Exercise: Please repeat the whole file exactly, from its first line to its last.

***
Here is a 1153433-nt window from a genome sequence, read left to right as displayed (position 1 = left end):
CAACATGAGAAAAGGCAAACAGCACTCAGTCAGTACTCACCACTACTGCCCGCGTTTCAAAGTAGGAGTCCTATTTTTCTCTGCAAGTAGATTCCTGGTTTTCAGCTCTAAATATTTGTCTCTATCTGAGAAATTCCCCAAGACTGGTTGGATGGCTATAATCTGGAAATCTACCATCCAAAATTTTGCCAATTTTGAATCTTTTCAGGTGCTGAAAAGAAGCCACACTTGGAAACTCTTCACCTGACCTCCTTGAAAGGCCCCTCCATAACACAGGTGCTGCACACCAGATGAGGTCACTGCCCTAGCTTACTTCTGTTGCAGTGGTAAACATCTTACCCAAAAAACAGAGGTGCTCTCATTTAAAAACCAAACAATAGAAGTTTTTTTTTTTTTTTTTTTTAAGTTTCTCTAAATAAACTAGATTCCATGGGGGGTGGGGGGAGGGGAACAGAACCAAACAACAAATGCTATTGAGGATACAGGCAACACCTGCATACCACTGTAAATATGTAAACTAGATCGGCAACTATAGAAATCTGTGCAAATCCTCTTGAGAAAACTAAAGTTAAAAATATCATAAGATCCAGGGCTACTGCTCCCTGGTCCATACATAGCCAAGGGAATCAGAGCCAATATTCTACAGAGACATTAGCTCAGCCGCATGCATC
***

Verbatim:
Here is a 1153433-nt window from a genome sequence, read left to right as displayed (position 1 = left end):
CAACATGAGAAAAGGCAAACAGCACTCAGTCAGTACTCACCACTACTGCCCGCGTTTCAAAGTAGGAGTCCTATTTTTCTCTGCAAGTAGATTCCTGGTTTTCAGCTCTAAATATTTGTCTCTATCTGAGAAATTCCCCAAGACTGGTTGGATGGCTATAATCTGGAAATCTACCATCCAAAATTTTGCCAATTTTGAATCTTTTCAGGTGCTGAAAAGAAGCCACACTTGGAAACTCTTCACCTGACCTCCTTGAAAGGCCCCTCCATAACACAGGTGCTGCACACCAGATGAGGTCACTGCCCTAGCTTACTTCTGTTGCAGTGGTAAACATCTTACCCAAAAAACAGAGGTGCTCTCATTTAAAAACCAAACAATAGAAGTTTTTTTTTTTTTTTTTTTTAAGTTTCTCTAAATAAACTAGATTCCATGGGGGGTGGGGGGAGGGGAACAGAACCAAACAACAAATGCTATTGAGGATACAGGCAACACCTGCATACCACTGTAAATATGTAAACTAGATCGGCAACTATAGAAATCTGTGCAAATCCTCTTGAGAAAACTAAAGTTAAAAATATCATAAGATCCAGGGCTACTGCTCCCTGGTCCATACATAGCCAAGGGAATCAGAGCCAATATTCTACAGAGACATTAGCTCAGCCGCATGCATC